This past Tuesday, we were joined by John Meyer on our LIVE! Series to talk about how to secure angel investors for your startup. John is no stranger to raising money from angel investors – having now founded his second venture-backed startup, Homebound and having raised $15M from over 40 investors, he shared advice that helped him personally secure funding. Now, he’s an angel investor himself, investing in social-impact startups and blockchain companies.

Here’s his advice:

  1. Find holes in your idea before investors do. When you are getting ready to pitch, spend some time critically thinking through your idea and prototype. If you understand all the ways in which your product could fail or falter, you’ll have thoughtful answers prepared for investors before they ask. Don’t have rose tinted glasses on when it comes to your business; it’s critical that you take the time to find the holes.

  2. Spend some time getting ready to raise. John urges founders to have extensive market research, both on the value proposition and on the cost. Ask people, “Will you use this?”, and if they will, ask, “How much would you pay?” Another great way to validate your company’s VP is to get LOI’s (Letters of Intent) from companies who express their intention to use your product. This tangible evidence proves to investors that there’s already a demand for what you’re selling.

  3. Find Investors by getting out there! John urges to leverage what’s around you when finding investors. Go on Eventbrite and to get a sense for entrepreneurial networking events in your area, and also take advantage of groups like Next Gen to make connections. He guarantees that if you talk with five people in one of these events or groups, at least one will know an angel investor or pre-seed venture fund to connect you with. This advice is rooted in his personal experience; when first raising, John had no feet in the startup world. He just had to get out there and meet people. The good thing is that once you meet one investor, they can introduce you to others. “VC works because it’s based so heavily on relationships,” he noted.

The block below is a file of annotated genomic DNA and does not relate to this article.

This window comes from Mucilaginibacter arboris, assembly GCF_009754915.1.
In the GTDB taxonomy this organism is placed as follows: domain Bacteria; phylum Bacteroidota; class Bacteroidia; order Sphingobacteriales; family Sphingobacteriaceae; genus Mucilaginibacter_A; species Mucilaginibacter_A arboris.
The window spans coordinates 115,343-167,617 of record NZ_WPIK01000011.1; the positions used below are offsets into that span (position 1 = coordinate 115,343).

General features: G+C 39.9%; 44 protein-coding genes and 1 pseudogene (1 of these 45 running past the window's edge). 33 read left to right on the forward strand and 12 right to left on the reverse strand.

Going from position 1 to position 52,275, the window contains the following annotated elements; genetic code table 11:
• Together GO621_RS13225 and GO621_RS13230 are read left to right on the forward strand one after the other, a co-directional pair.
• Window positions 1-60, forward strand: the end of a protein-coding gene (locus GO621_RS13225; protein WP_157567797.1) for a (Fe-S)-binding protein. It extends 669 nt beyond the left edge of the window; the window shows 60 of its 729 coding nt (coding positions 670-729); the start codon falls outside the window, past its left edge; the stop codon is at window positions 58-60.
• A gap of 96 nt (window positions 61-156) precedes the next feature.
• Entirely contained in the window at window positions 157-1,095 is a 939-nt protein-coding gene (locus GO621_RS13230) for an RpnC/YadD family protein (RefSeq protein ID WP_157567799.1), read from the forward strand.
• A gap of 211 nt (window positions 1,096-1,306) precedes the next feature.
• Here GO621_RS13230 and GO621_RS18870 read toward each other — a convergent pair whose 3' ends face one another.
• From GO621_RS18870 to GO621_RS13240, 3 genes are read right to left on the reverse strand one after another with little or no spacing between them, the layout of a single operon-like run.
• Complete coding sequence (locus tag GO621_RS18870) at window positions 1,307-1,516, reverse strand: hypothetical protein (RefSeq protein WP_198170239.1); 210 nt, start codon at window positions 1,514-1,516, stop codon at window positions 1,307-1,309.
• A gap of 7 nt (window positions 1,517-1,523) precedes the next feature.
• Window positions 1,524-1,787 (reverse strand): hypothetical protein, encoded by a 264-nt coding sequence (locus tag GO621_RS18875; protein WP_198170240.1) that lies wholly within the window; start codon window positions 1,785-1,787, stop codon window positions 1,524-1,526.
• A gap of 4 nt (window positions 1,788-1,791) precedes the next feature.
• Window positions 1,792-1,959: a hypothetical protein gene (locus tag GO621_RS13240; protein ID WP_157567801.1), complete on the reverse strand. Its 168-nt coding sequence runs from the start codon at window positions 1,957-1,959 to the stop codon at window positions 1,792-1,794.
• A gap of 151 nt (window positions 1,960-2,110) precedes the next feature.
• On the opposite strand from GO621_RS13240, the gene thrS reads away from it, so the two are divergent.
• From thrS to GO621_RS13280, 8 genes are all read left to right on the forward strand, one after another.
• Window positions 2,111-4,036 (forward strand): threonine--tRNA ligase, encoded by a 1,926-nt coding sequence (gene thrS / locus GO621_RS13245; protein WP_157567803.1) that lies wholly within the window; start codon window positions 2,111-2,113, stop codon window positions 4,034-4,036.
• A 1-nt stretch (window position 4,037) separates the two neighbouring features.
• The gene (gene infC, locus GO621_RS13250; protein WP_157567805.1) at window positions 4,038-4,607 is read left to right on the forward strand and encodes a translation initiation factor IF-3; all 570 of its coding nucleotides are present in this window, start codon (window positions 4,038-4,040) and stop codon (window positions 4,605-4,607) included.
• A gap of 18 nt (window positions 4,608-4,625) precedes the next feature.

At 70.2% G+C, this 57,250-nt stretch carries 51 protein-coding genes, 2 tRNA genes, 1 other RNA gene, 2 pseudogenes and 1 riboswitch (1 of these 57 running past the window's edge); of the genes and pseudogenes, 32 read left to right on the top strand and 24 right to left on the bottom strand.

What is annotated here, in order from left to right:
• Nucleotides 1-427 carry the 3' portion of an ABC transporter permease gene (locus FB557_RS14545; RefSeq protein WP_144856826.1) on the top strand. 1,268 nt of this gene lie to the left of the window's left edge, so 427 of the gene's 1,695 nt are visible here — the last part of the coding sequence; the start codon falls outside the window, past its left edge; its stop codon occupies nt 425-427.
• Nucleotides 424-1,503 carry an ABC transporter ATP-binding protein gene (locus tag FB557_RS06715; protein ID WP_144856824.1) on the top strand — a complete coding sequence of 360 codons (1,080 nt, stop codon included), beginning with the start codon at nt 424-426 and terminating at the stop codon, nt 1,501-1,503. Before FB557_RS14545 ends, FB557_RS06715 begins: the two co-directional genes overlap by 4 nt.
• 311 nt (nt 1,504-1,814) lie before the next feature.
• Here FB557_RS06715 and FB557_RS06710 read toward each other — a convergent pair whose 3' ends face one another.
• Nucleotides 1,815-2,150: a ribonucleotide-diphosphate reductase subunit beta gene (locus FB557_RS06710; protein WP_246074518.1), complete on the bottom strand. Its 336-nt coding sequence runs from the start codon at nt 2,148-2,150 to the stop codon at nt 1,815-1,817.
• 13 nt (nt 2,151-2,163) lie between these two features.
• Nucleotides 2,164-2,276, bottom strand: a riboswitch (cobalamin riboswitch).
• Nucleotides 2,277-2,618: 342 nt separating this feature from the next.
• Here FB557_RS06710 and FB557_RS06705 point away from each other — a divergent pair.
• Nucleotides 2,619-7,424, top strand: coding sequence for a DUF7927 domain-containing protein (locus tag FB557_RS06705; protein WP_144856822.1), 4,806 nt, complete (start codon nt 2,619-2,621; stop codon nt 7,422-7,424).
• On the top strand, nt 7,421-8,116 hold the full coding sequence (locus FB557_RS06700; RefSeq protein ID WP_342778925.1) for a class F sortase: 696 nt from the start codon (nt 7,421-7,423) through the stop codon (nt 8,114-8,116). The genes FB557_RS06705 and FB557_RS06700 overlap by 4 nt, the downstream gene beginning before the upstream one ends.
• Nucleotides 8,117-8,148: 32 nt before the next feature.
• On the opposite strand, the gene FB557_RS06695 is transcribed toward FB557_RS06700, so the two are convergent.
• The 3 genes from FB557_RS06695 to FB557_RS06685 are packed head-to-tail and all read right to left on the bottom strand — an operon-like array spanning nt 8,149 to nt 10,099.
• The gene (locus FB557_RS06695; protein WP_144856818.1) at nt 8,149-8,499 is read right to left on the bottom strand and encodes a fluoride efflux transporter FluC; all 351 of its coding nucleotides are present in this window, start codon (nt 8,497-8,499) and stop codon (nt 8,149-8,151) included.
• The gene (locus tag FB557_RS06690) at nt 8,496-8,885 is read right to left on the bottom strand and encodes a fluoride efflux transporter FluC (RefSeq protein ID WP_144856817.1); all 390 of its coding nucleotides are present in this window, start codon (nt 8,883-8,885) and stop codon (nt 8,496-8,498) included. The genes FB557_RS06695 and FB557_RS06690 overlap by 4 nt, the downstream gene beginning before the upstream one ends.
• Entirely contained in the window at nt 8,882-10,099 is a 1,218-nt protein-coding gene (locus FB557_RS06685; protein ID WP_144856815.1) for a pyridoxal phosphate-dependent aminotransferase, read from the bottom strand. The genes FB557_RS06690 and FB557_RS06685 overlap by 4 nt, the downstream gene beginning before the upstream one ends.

4. Make your deck perfect. John says that much of the success of the meeting comes down to the deck. It’s how investors quickly get a sense for the business. It’s important for the deck to be concise – just about 10 slides. After viewing the deck, John estimates that it’s a 50/50 chance that the investor is interested in continuing the conversation. It’s important to continue chatting with the investor if they typically invest in your industry, as investors prefer to invest in industries they’re familiar with.

  5. Have every possible contingency of the conversation ready. You need to nail down exactly what you’re looking to raise. If the question comes up and you’re not sure, it’s a red flag for investors. Following the review of a deck, there’s typically a 30 minute phone call with an interested investor. You’ll go through the pitch, and then the investor will ask questions, mainly around the areas where the idea can be vulnerable (which is why it’s so important that you’ve identified the holes and are prepared for these questions). Prepare by making sure that you have a sense of Frequently Asked Questions, and do the work on your own beforehand to get into the brain of an investor and anticipate the question they ask.